• Such incident and court proceedings have a grave psychological impact on the women. To address such issues, a psychiatrist should also be included in the committee. Fast Track court should be set up to ensure faster delivery of justice to the victim.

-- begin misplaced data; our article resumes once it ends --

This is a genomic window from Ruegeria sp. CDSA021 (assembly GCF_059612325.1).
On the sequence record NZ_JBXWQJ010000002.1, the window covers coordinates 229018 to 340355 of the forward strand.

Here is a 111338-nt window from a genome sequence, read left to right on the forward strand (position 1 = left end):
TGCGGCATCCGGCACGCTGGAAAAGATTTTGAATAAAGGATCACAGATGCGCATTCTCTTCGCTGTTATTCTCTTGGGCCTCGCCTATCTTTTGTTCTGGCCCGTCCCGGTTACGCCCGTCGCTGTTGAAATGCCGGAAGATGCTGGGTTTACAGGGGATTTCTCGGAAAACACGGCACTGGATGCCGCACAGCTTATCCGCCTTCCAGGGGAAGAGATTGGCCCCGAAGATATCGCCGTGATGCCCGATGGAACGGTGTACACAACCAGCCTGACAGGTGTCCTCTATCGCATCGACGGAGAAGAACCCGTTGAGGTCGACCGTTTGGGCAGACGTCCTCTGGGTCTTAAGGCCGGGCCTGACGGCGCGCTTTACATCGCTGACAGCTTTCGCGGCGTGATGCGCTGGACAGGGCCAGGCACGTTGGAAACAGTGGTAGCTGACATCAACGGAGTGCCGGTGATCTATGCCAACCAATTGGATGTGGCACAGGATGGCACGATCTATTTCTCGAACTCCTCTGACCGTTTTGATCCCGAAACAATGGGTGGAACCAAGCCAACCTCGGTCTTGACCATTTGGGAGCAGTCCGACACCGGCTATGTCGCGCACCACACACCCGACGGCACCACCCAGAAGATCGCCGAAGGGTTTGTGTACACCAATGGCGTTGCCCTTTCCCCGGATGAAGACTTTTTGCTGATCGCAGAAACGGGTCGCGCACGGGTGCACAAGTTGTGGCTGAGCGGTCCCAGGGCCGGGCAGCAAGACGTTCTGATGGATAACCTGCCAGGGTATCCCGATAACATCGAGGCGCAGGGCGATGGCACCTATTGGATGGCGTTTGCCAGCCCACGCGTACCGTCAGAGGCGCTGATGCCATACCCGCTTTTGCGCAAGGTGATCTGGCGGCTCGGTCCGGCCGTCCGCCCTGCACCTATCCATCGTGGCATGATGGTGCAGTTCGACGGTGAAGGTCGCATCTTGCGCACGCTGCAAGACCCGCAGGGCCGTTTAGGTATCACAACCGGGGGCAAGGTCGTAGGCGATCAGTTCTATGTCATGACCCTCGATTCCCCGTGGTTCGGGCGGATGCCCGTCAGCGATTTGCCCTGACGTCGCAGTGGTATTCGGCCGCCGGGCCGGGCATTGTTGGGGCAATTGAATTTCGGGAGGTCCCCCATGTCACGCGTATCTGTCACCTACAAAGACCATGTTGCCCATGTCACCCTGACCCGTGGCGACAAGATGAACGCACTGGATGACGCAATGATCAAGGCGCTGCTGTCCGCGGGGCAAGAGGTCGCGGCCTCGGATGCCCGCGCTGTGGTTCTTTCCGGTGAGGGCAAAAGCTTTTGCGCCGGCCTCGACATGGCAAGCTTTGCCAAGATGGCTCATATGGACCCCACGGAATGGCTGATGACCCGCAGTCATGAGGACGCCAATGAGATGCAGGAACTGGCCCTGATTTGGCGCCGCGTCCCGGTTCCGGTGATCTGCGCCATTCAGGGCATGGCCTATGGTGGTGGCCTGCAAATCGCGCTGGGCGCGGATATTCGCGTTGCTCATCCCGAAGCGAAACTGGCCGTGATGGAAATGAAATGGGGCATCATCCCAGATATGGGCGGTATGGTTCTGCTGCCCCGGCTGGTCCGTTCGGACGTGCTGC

This Bill is the need of the hour for a good reproductive health of women. The objective of this Bill is the protection of health of women and safe abortions. It takes care of the dignity and honour of women. However, there is an acute shortage of doctors, especially Gynecologists’, all over India. In rural areas, this shortfall is even more. Therefore, more and more doctors should be posted in rural areas and adequate medical and healthcare facilities should be provided at the panchayat level in the villages. Appropriate training programmes should be conducted and ASHA workers must be trained in rural areas so that they can create awareness among the girls and women in the village.